Arts and Entertainment
Charlize Theron as Imperator Furiosa in Mad Max: Fury Road
Arts and Entertainment
Jessica Hynes in W1A
tvReview: Perhaps the creators of W1A should lay off the copy and paste function spoiler alert
Arts and Entertainment
Power play: Mitsuko Uchida in concert

Arts and Entertainment
Dangerous liaisons: Dominic West, Jake Richard Siciliano, Maura Tierney and Leya Catlett in ‘The Affair’ – a contradictory drama but one which is sure to reel the viewers in
TV review
Arts and Entertainment
Richard Herring, pictured performing at the Edinburgh Fringe Festival two years ago
Arts and Entertainment
Music freak: Max Runham in the funfair band
Arts and Entertainment
film 'I felt under-used by Hollywood'
Latest stories from i100
Have you tried new the Independent Digital Edition apps?

ES Rentals

    Independent Dating

    By clicking 'Search' you
    are agreeing to our
    Terms of Use.

    Abuse - and the hell that came afterwards

    Abuse - and the hell that follows

    James Rhodes on the extraordinary legal battle to publish his memoir
    Why we need a 'tranquility map' of England, according to campaigners

    It's oh so quiet!

    The case for a 'tranquility map' of England
    'Timeless fashion': It may be a paradox, but the industry loves it

    'Timeless fashion'

    It may be a paradox, but the industry loves it
    If the West needs a bridge to the 'moderates' inside Isis, maybe we could have done with Osama bin Laden staying alive after all

    Could have done with Osama bin Laden staying alive?

    Robert Fisk on the Fountainheads of World Evil in 2011 - and 2015
    New exhibition celebrates the evolution of swimwear

    Evolution of swimwear

    From bathing dresses in the twenties to modern bikinis
    Sun, sex and an anthropological study: One British academic's summer of hell in Magaluf

    Sun, sex and an anthropological study

    One academic’s summer of hell in Magaluf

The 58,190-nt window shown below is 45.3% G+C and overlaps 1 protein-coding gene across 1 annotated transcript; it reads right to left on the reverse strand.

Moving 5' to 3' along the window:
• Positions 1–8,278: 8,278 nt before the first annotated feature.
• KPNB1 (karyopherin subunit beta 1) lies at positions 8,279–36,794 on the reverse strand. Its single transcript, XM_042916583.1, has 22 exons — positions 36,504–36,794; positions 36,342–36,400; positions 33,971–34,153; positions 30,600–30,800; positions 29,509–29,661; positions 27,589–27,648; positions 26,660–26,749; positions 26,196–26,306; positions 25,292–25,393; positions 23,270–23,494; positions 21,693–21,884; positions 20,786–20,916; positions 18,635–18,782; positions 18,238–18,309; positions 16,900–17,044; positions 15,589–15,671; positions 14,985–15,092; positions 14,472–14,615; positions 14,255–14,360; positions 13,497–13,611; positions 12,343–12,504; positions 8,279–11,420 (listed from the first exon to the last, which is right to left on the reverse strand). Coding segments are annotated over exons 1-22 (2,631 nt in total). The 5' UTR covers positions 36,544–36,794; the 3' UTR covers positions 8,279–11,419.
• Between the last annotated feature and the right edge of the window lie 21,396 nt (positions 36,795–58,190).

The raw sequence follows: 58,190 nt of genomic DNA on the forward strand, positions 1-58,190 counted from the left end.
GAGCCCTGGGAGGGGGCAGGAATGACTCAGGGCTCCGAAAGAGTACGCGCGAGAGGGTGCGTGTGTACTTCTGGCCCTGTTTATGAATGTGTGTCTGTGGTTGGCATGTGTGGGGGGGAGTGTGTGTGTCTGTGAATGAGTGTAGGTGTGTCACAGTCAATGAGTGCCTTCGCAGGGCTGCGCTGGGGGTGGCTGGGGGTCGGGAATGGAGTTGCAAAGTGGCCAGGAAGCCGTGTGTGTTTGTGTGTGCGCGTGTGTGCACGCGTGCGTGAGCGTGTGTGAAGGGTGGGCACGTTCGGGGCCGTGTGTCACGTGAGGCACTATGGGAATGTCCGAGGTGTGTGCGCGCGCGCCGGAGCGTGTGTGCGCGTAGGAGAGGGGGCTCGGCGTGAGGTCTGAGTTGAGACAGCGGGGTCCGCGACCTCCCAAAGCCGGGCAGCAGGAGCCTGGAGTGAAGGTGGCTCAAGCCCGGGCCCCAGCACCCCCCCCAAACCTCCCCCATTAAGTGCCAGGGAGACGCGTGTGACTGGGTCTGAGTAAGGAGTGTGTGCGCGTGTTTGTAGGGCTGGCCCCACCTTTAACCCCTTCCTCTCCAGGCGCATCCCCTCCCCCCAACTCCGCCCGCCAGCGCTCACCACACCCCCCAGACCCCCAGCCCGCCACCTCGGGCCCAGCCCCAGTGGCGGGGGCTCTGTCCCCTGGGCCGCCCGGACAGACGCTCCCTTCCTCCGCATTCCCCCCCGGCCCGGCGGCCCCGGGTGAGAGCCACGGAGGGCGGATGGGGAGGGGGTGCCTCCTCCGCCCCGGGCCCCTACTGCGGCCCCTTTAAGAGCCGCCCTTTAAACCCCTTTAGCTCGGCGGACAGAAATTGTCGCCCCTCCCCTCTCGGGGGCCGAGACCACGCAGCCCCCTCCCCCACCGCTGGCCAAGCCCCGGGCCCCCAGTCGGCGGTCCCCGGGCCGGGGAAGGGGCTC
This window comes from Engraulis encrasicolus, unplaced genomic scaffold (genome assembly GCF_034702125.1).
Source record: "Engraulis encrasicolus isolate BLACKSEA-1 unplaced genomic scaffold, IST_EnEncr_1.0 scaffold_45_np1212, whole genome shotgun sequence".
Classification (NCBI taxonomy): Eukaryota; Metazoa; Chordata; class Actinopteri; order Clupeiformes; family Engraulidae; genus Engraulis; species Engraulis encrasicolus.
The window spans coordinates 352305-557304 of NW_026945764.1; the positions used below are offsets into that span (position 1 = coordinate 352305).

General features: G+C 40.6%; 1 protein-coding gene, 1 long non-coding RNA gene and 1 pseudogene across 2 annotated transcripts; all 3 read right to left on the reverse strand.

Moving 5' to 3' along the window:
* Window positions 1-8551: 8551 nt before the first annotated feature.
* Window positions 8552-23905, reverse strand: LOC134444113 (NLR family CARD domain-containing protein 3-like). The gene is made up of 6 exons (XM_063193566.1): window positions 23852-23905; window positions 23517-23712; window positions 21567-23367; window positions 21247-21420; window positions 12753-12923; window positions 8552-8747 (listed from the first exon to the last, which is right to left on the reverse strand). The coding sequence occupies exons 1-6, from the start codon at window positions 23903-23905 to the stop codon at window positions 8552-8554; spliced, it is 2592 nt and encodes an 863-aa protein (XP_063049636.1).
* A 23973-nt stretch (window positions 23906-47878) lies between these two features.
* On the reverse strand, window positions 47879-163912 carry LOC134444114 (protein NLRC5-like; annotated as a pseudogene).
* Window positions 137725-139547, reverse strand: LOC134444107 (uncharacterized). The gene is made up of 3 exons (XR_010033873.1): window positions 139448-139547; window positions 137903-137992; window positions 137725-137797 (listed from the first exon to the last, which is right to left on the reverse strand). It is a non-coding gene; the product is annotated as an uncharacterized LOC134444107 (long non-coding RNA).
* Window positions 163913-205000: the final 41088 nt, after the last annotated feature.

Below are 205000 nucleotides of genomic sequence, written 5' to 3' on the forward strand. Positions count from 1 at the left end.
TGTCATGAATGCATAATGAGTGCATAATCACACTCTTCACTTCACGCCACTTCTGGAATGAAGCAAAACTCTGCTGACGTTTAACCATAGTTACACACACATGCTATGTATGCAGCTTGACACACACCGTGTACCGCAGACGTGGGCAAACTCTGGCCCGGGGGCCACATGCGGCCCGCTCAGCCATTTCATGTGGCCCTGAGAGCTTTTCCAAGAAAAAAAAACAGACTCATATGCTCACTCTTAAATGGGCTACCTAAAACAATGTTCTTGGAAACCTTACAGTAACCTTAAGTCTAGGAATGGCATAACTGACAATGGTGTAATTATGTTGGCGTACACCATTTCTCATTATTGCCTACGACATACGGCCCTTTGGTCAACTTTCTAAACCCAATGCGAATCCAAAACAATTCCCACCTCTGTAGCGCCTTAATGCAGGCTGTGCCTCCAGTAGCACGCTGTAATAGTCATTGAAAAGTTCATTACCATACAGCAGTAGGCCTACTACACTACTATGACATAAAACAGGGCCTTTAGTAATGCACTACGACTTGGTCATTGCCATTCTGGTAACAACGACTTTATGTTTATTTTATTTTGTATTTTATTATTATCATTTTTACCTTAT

From Shakespeare to Rising Damp... to Vicious

    Frances de la Tour's 50-year triumph

    'Rising Damp' brought De la Tour such recognition that she could be forgiven if she'd never been able to move on. But at 70, she continues to flourish - and to beguile
    'That Whitsun, I was late getting away...'

    Ian McMillan on the Whitsun Weddings

    This weekend is Whitsun, and while the festival may no longer resonate, Larkin's best-loved poem, lives on - along with the train journey at the heart of it
    Kathryn Williams explores the works and influences of Sylvia Plath in a new light

    Songs from the bell jar

    Kathryn Williams explores the works and influences of Sylvia Plath
    How one man's day in high heels showed him that Cannes must change its 'no flats' policy

    One man's day in high heels

    ...showed him that Cannes must change its 'flats' policy
    Is a quiet crusade to reform executive pay bearing fruit?

    Is a quiet crusade to reform executive pay bearing fruit?

    Dominic Rossi of Fidelity says his pressure on business to control rewards is working. But why aren’t other fund managers helping?
    The King David Hotel gives precious work to Palestinians - unless peace talks are on

    King David Hotel: Palestinians not included

    The King David is special to Jerusalem. Nick Kochan checked in and discovered it has some special arrangements, too
    More people moving from Australia to New Zealand than in the other direction for first time in 24 years

    End of the Aussie brain drain

    More people moving from Australia to New Zealand than in the other direction for first time in 24 years
    Meditation is touted as a cure for mental instability but can it actually be bad for you?

    Can meditation be bad for you?

    Researching a mass murder, Dr Miguel Farias discovered that, far from bringing inner peace, meditation can leave devotees in pieces
    Eurovision 2015: Australians will be cheering on their first-ever entrant this Saturday

    Australia's first-ever Eurovision entrant

    Australia, a nation of kitsch-worshippers, has always loved the Eurovision Song Contest. Maggie Alderson says it'll fit in fine